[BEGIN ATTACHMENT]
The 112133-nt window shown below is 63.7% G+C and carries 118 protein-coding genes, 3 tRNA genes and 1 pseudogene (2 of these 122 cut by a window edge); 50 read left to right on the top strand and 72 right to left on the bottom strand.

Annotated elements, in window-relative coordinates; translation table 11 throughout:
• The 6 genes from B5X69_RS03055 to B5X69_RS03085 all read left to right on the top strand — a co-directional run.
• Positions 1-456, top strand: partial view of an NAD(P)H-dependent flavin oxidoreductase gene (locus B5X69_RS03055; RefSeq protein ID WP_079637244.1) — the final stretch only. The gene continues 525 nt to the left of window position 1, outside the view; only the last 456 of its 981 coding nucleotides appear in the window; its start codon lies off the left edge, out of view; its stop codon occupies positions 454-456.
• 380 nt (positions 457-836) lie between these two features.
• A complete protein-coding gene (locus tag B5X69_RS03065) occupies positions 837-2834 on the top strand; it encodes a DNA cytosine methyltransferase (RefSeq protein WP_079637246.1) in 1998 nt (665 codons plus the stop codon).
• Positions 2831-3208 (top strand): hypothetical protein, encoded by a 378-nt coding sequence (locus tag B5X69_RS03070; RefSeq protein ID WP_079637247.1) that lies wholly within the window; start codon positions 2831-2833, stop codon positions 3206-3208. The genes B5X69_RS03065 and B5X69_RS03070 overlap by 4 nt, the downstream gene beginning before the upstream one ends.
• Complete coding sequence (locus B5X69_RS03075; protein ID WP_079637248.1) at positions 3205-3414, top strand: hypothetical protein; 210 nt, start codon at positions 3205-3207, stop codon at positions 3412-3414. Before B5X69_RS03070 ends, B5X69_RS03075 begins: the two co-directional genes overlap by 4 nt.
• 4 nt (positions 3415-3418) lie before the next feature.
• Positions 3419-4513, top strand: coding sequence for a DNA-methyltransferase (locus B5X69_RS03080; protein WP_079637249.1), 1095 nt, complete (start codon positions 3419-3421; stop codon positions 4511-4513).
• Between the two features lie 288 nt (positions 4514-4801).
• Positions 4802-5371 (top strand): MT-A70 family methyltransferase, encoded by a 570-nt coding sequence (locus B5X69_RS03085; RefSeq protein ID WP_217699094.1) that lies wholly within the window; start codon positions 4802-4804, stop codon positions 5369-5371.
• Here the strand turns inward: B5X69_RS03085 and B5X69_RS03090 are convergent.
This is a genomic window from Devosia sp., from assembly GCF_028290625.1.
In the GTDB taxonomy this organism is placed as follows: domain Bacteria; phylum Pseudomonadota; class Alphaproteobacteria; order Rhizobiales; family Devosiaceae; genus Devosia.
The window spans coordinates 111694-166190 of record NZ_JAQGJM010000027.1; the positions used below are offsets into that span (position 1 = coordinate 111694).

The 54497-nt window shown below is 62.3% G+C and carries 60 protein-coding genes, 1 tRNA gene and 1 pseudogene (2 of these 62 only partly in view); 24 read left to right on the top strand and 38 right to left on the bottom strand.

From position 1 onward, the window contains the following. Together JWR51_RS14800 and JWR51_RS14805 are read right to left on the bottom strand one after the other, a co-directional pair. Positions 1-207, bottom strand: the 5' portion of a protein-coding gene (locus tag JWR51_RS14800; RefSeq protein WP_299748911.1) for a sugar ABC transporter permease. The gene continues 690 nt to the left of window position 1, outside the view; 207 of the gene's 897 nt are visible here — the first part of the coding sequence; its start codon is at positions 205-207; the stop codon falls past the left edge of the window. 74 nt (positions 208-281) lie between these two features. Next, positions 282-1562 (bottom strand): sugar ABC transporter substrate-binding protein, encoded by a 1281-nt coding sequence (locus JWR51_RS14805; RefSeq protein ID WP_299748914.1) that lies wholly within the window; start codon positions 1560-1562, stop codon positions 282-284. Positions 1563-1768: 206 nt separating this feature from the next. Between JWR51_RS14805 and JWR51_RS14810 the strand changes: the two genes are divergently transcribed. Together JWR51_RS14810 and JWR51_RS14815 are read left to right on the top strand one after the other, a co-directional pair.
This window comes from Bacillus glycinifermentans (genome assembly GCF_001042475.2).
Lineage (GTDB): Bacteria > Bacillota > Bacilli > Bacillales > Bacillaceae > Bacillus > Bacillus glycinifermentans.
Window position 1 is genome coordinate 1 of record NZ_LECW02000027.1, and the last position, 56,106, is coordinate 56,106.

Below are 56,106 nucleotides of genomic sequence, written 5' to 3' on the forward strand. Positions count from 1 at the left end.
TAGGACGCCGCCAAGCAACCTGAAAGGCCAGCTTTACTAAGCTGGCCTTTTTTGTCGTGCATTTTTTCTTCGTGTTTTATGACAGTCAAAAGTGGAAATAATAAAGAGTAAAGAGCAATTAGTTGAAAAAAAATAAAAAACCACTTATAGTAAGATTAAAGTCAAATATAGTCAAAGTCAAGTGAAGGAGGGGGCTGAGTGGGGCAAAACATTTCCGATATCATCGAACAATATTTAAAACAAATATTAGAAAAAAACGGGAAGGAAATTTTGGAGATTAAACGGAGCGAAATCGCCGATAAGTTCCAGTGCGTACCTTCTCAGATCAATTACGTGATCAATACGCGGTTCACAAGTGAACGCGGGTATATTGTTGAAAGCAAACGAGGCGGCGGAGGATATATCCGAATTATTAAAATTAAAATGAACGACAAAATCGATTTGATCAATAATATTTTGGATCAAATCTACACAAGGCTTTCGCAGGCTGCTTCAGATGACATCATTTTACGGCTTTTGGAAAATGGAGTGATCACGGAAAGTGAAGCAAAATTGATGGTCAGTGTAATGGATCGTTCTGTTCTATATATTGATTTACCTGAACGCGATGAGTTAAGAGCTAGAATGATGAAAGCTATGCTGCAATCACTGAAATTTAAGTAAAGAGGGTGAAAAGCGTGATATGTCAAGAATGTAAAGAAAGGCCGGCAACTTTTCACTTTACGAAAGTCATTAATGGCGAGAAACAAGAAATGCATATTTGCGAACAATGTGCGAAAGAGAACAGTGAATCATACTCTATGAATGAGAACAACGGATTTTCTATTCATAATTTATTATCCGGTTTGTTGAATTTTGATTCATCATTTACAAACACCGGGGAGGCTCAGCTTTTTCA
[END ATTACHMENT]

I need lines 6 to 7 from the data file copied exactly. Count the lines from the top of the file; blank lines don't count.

• A complete protein-coding gene (locus tag B5X69_RS03065) occupies positions 837-2834 on the top strand; it encodes a DNA cytosine methyltransferase (RefSeq protein WP_079637246.1) in 1998 nt (665 codons plus the stop codon).
• Positions 2831-3208 (top strand): hypothetical protein, encoded by a 378-nt coding sequence (locus tag B5X69_RS03070; RefSeq protein ID WP_079637247.1) that lies wholly within the window; start codon positions 2831-2833, stop codon positions 3206-3208. The genes B5X69_RS03065 and B5X69_RS03070 overlap by 4 nt, the downstream gene beginning before the upstream one ends.